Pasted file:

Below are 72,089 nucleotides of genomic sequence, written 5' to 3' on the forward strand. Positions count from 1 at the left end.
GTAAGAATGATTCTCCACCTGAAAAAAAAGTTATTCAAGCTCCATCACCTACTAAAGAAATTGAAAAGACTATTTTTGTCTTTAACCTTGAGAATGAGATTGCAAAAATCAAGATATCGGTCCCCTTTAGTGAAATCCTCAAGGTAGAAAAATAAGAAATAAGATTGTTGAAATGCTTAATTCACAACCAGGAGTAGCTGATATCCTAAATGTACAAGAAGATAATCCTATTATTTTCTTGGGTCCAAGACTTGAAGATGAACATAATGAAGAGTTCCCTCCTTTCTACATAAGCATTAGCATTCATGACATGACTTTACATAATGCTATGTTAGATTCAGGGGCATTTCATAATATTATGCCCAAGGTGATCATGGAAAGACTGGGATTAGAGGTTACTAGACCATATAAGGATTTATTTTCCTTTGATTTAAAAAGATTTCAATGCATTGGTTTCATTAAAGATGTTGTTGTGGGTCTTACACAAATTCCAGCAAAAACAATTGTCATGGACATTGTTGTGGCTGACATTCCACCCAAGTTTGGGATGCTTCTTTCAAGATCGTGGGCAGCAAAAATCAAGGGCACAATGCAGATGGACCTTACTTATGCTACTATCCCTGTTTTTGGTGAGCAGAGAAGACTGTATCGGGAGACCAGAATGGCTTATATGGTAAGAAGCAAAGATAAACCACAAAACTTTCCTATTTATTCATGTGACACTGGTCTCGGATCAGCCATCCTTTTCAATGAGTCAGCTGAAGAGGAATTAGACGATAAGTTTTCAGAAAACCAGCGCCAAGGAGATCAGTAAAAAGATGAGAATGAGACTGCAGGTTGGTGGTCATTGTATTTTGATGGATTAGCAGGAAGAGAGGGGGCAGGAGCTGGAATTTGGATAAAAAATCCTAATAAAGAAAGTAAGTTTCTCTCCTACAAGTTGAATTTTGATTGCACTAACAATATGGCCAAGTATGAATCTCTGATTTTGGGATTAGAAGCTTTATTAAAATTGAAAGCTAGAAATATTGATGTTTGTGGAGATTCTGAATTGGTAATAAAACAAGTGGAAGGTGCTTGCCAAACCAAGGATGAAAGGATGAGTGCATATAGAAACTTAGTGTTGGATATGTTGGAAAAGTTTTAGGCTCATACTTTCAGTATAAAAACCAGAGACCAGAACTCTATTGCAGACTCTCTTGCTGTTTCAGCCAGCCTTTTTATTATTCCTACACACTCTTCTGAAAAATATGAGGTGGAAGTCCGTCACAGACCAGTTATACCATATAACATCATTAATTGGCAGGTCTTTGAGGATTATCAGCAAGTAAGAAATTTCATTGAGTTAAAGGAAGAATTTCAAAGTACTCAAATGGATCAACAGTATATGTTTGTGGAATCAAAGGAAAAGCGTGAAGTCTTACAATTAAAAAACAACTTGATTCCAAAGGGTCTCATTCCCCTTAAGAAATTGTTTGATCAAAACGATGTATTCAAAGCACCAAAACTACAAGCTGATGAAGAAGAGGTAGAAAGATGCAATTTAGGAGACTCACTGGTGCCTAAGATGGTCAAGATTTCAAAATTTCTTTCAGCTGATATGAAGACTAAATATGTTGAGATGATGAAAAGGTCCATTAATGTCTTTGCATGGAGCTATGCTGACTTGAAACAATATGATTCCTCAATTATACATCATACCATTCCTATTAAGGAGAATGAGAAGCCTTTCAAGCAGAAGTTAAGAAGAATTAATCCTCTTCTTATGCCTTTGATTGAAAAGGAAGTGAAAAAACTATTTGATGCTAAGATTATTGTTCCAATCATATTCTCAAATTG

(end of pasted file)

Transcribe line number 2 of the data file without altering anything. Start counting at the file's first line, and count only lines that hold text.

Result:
GTAAGAATGATTCTCCACCTGAAAAAAAAGTTATTCAAGCTCCATCACCTACTAAAGAAATTGAAAAGACTATTTTTGTCTTTAACCTTGAGAATGAGATTGCAAAAATCAAGATATCGGTCCCCTTTAGTGAAATCCTCAAGGTAGAAAAATAAGAAATAAGATTGTTGAAATGCTTAATTCACAACCAGGAGTAGCTGATATCCTAAATGTACAAGAAGATAATCCTATTATTTTCTTGGGTCCAAGACTTGAAGATGAACATAATGAAGAGTTCCCTCCTTTCTACATAAGCATTAGCATTCATGACATGACTTTACATAATGCTATGTTAGATTCAGGGGCATTTCATAATATTATGCCCAAGGTGATCATGGAAAGACTGGGATTAGAGGTTACTAGACCATATAAGGATTTATTTTCCTTTGATTTAAAAAGATTTCAATGCATTGGTTTCATTAAAGATGTTGTTGTGGGTCTTACACAAATTCCAGCAAAAACAATTGTCATGGACATTGTTGTGGCTGACATTCCACCCAAGTTTGGGATGCTTCTTTCAAGATCGTGGGCAGCAAAAATCAAGGGCACAATGCAGATGGACCTTACTTATGCTACTATCCCTGTTTTTGGTGAGCAGAGAAGACTGTATCGGGAGACCAGAATGGCTTATATGGTAAGAAGCAAAGATAAACCACAAAACTTTCCTATTTATTCATGTGACACTGGTCTCGGATCAGCCATCCTTTTCAATGAGTCAGCTGAAGAGGAATTAGACGATAAGTTTTCAGAAAACCAGCGCCAAGGAGATCAGTAAAAAGATGAGAATGAGACTGCAGGTTGGTGGTCATTGTATTTTGATGGATTAGCAGGAAGAGAGGGGGCAGGAGCTGGAATTTGGATAAAAAATCCTAATAAAGAAAGTAAGTTTCTCTCCTACAAGTTGAATTTTGATTGCACTAACAATATGGCCAAGTATGAATCTCTGATTTTGGGATTAGAAGCTTTATTAAAATTGAAAGCTAGAAATATTGATGTTTGTGGAGATTCTGAATTGGTAATAAAACAAGTGGAAGGTGCTTGCCAAACCAAGGATGAAAGGATGAGTGCATATAGAAACTTAGTGTTGGATATGTTGGAAAAGTTTTAGGCTCATACTTTCAGTATAAAAACCAGAGACCAGAACTCTATTGCAGACTCTCTTGCTGTTTCAGCCAGCCTTTTTATTATTCCTACACACTCTTCTGAAAAATATGAGGTGGAAGTCCGTCACAGACCAGTTATACCATATAACATCATTAATTGGCAGGTCTTTGAGGATTATCAGCAAGTAAGAAATTTCATTGAGTTAAAGGAAGAATTTCAAAGTACTCAAATGGATCAACAGTATATGTTTGTGGAATCAAAGGAAAAGCGTGAAGTCTTACAATTAAAAAACAACTTGATTCCAAAGGGTCTCATTCCCCTTAAGAAATTGTTTGATCAAAACGATGTATTCAAAGCACCAAAACTACAAGCTGATGAAGAAGAGGTAGAAAGATGCAATTTAGGAGACTCACTGGTGCCTAAGATGGTCAAGATTTCAAAATTTCTTTCAGCTGATATGAAGACTAAATATGTTGAGATGATGAAAAGGTCCATTAATGTCTTTGCATGGAGCTATGCTGACTTGAAACAATATGATTCCTCAATTATACATCATACCATTCCTATTAAGGAGAATGAGAAGCCTTTCAAGCAGAAGTTAAGAAGAATTAATCCTCTTCTTATGCCTTTGATTGAAAAGGAAGTGAAAAAACTATTTGATGCTAAGATTATTGTTCCAATCATATTCTCAAATTG